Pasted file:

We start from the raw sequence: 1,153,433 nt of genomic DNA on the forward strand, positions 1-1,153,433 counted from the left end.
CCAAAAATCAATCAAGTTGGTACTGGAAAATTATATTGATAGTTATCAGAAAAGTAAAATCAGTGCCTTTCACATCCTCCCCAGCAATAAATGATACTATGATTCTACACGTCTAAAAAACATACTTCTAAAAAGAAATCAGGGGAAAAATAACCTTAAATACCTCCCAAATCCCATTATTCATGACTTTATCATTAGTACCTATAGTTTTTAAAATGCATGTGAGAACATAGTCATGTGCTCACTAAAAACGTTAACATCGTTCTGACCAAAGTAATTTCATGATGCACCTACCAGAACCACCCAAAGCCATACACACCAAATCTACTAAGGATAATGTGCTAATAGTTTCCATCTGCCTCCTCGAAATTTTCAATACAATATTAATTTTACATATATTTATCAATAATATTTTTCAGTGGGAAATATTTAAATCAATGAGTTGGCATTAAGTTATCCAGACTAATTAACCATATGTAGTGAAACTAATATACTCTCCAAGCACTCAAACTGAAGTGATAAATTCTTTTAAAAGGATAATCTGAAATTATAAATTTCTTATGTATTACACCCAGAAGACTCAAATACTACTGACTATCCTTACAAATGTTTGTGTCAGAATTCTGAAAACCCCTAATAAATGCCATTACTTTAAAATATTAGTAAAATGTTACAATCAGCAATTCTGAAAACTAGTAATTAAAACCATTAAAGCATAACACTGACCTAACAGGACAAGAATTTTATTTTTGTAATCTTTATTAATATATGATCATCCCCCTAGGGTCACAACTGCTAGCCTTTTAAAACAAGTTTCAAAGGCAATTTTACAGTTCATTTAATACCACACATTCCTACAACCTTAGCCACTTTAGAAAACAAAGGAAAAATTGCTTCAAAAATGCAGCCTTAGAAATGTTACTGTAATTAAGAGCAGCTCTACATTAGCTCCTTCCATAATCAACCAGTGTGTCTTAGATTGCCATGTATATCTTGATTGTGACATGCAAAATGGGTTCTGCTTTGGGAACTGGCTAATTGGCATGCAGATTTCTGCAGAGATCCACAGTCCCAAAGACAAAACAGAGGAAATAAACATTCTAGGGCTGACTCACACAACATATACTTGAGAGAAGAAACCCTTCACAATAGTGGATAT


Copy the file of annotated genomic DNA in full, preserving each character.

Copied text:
We start from the raw sequence: 1,153,433 nt of genomic DNA on the forward strand, positions 1-1,153,433 counted from the left end.
CCAAAAATCAATCAAGTTGGTACTGGAAAATTATATTGATAGTTATCAGAAAAGTAAAATCAGTGCCTTTCACATCCTCCCCAGCAATAAATGATACTATGATTCTACACGTCTAAAAAACATACTTCTAAAAAGAAATCAGGGGAAAAATAACCTTAAATACCTCCCAAATCCCATTATTCATGACTTTATCATTAGTACCTATAGTTTTTAAAATGCATGTGAGAACATAGTCATGTGCTCACTAAAAACGTTAACATCGTTCTGACCAAAGTAATTTCATGATGCACCTACCAGAACCACCCAAAGCCATACACACCAAATCTACTAAGGATAATGTGCTAATAGTTTCCATCTGCCTCCTCGAAATTTTCAATACAATATTAATTTTACATATATTTATCAATAATATTTTTCAGTGGGAAATATTTAAATCAATGAGTTGGCATTAAGTTATCCAGACTAATTAACCATATGTAGTGAAACTAATATACTCTCCAAGCACTCAAACTGAAGTGATAAATTCTTTTAAAAGGATAATCTGAAATTATAAATTTCTTATGTATTACACCCAGAAGACTCAAATACTACTGACTATCCTTACAAATGTTTGTGTCAGAATTCTGAAAACCCCTAATAAATGCCATTACTTTAAAATATTAGTAAAATGTTACAATCAGCAATTCTGAAAACTAGTAATTAAAACCATTAAAGCATAACACTGACCTAACAGGACAAGAATTTTATTTTTGTAATCTTTATTAATATATGATCATCCCCCTAGGGTCACAACTGCTAGCCTTTTAAAACAAGTTTCAAAGGCAATTTTACAGTTCATTTAATACCACACATTCCTACAACCTTAGCCACTTTAGAAAACAAAGGAAAAATTGCTTCAAAAATGCAGCCTTAGAAATGTTACTGTAATTAAGAGCAGCTCTACATTAGCTCCTTCCATAATCAACCAGTGTGTCTTAGATTGCCATGTATATCTTGATTGTGACATGCAAAATGGGTTCTGCTTTGGGAACTGGCTAATTGGCATGCAGATTTCTGCAGAGATCCACAGTCCCAAAGACAAAACAGAGGAAATAAACATTCTAGGGCTGACTCACACAACATATACTTGAGAGAAGAAACCCTTCACAATAGTGGATAT